The Pistons drafted Kentavious Caldwell-Pope with the No. 8 pick in the 2013 draft. Here’s our pre-draft analysis of him, as written by Patrick Hayes:
- Measurables: 6-foot-5, 205pounds, sophomore guard from Georgia
- Key Stats: 18.5 points, 7.1 rebounds, 2.0 blocks per game; 44 percent shooting.
- Projected: Top 15
- Hickory High Similarity Score
I have a growing suspicion that Caldwell-Pope might be Detroit’s pick, and it was strengthened by Dan Feldman’s report yesterday that KCP has not worked out for the Pistons.
Joe Dumars has a bit of a history of drafting players who are a bit under the radar — Rodney Stuckey and Austin Daye, for example. Not working out KCP could mean the Pistons have zero interest in him and don’t like his game. That doesn’t make much sense to me to have a definitive conclusion like that on a consensus top 15 guy who has a skillset and plays a position that is a weakness on the roster. Or conversely, the Pistons could like him so much that they don’t want anyone else to know they are taking him that high, hence not working him out. Again, the Stuckey and Daye picks stayed relatively quiet right up until the selections were made. Caldwell-Pope is similar to those guys as a late riser. It wouldn’t make much sense for the Pistons to take him without ever working him out. But it also wouldn’t make much sense for them to have zero interest at all. Which of those similarly far-fetched scenarios is accurate though?
Fits with the Pistons because …
Caldwell-Pope is a strong wing player, a good shooter and he projects as a solid defensive player. He’s not Victor Oladipo, Ben McLemore or Otto Porter — the clear prizes on the wing in this draft — but if he can continue to hit the three at a decent rate as a pro and adjust to guarding NBA perimeter players, he wouldn’t be a bad consolation prize. The Pistons need shooting, athleticism, toughness and size on the wing, and they might be able to find some of those qualities in Caldwell-Pope.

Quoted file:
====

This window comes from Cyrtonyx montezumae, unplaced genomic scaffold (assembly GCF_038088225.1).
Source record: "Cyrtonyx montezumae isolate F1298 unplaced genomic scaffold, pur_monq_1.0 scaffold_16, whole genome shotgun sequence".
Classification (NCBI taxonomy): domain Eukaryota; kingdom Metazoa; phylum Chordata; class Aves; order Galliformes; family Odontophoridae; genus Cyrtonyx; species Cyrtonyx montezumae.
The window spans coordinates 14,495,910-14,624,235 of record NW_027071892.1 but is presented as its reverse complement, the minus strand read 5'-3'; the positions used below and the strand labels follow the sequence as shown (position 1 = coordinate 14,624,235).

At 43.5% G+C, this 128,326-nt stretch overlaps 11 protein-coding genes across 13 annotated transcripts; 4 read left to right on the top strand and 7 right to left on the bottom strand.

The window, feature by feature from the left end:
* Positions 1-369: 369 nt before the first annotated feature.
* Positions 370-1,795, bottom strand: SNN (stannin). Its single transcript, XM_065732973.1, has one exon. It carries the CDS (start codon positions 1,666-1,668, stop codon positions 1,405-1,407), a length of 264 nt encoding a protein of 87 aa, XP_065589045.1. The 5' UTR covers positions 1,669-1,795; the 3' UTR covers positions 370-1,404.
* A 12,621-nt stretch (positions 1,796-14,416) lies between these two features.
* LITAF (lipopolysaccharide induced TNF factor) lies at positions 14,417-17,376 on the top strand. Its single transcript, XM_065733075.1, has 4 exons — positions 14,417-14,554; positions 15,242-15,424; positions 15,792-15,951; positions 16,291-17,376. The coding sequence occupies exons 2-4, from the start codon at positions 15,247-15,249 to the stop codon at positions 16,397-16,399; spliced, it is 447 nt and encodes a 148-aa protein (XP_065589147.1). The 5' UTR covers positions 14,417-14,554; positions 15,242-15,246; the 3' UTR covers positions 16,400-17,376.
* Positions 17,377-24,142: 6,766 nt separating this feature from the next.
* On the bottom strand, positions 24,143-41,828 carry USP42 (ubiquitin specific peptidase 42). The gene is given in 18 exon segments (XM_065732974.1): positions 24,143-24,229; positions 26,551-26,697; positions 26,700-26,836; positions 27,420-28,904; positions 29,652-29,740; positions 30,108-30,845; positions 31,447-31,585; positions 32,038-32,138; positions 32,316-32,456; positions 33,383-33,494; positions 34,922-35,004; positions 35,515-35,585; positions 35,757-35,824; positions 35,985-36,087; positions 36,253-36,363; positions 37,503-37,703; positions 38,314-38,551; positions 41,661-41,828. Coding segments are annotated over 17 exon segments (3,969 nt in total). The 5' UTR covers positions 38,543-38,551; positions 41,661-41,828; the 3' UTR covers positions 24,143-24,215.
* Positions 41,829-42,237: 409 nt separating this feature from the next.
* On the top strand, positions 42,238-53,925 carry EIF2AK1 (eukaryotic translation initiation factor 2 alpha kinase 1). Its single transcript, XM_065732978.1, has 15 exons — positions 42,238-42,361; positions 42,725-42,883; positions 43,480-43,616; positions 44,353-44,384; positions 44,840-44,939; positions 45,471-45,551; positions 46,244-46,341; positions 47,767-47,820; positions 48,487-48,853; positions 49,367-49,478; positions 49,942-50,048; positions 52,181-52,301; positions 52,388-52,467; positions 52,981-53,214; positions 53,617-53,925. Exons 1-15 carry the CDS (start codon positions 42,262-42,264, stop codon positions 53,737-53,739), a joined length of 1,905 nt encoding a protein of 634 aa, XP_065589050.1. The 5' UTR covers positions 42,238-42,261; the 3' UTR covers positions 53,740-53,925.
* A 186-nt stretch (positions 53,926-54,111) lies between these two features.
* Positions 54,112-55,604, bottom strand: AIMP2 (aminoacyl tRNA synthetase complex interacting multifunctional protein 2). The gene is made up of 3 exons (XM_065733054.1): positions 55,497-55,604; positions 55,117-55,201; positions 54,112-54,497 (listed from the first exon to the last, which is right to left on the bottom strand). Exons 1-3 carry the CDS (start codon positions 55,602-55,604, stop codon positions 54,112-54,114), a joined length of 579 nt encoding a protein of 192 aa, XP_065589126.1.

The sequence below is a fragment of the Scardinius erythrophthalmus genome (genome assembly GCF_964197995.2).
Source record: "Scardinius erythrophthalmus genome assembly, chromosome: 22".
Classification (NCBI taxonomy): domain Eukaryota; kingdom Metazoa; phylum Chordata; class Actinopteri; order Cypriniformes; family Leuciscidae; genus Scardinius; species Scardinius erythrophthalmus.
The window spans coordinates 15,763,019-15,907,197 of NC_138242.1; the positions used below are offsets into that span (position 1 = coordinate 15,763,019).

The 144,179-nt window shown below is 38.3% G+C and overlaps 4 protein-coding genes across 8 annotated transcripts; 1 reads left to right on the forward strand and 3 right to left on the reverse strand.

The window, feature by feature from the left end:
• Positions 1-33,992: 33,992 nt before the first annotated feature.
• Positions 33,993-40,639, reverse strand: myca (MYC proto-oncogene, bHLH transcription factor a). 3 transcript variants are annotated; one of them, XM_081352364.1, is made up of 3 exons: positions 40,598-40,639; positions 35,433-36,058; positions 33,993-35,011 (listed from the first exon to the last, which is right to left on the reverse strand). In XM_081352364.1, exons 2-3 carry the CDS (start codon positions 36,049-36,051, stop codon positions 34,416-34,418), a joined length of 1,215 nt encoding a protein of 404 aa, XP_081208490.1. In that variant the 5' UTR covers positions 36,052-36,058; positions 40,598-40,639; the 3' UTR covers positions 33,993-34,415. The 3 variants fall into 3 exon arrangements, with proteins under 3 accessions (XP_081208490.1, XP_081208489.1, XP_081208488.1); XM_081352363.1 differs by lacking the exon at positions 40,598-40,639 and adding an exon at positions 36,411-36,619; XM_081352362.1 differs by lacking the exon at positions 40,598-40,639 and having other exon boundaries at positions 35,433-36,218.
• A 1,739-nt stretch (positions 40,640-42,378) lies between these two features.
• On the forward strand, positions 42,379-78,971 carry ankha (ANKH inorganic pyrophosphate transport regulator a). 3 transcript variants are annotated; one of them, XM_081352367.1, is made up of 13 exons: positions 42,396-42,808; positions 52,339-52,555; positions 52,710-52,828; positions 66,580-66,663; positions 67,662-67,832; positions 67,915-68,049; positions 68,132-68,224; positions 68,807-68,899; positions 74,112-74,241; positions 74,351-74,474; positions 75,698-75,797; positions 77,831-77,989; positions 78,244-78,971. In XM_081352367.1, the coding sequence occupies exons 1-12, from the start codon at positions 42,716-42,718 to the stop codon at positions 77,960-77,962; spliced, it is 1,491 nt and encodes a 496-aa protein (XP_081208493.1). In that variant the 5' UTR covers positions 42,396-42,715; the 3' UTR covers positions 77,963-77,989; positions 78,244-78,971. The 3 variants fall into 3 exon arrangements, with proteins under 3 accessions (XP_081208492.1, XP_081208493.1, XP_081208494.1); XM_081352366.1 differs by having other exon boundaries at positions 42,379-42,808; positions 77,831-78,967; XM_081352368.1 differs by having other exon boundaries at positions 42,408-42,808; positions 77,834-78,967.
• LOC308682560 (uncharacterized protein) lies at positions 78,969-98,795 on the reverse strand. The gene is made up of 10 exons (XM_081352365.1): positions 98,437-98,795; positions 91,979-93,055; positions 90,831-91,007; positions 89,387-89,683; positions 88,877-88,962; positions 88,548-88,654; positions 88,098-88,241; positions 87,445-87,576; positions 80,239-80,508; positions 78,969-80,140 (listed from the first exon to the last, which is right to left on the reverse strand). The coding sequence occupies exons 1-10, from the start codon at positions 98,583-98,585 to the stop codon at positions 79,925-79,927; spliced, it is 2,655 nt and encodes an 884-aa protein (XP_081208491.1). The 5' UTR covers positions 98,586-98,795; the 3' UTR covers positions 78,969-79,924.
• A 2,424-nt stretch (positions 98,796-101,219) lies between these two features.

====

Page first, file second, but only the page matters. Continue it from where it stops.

Doesn’t fit with the Pistons because …
The Pistons go out of their way to tell everyone that Brandon Knight was a steal in the draft and that he ‘fell’ to them. In reality, Knight only ‘fell’ because he rose a bit too high in the pre-draft process. Knight was mostly considered a mid-first round pick early on in the 2011 draft season. But he used a great tournament performance, along with the fact that some big names like Harrison Barnes, Jared Sullinger, John Henson and Perry Jones decided to stay an extra year in school, to shoot up into the top five in some early projections. So Knight didn’t really ‘fall’ as much as he came back to Earth and went closer to the range that was more realistic for him.
I only highlight this because Caldwell-Pope is on a similar, seemingly out of nowhere upward trajectory. He’s more productive than Knight was in college and there are certainly legitimate reasons to take him, but he also wasn’t necessarily considered a potential top 10 pick until fairly recently. Depending on who is left on the board when the Pistons pick, taking him at eight might prove to be a reach. Maybe not an egregious one, but a reach nonetheless.
From the Experts:
Caldwell-Pope didn’t particularly shoot it well in workouts, but the more I speak with GMs and scouts, the more likely it seems that he’s going somewhere in the mid-to-late lottery. Not only are teams attracted to his shooting ability and size but many feel as if he has a great grasp for the game and could be special someday. I could see him going to a team such as the Pistons, Wolves, Blazers or Sixers.
Caldwell-Pope’s biggest weapon when he looked to score was his pull-up jump shot. With nearly three-quarters of his shot attempts coming from the perimeter in the half court, roughly half of which were off the bounce, he scored a second ranked 1.118 points per-shot as a pull-up jump shooter, an impressive mark relative to his average 1.066 points per-shot in catch and shoot situations
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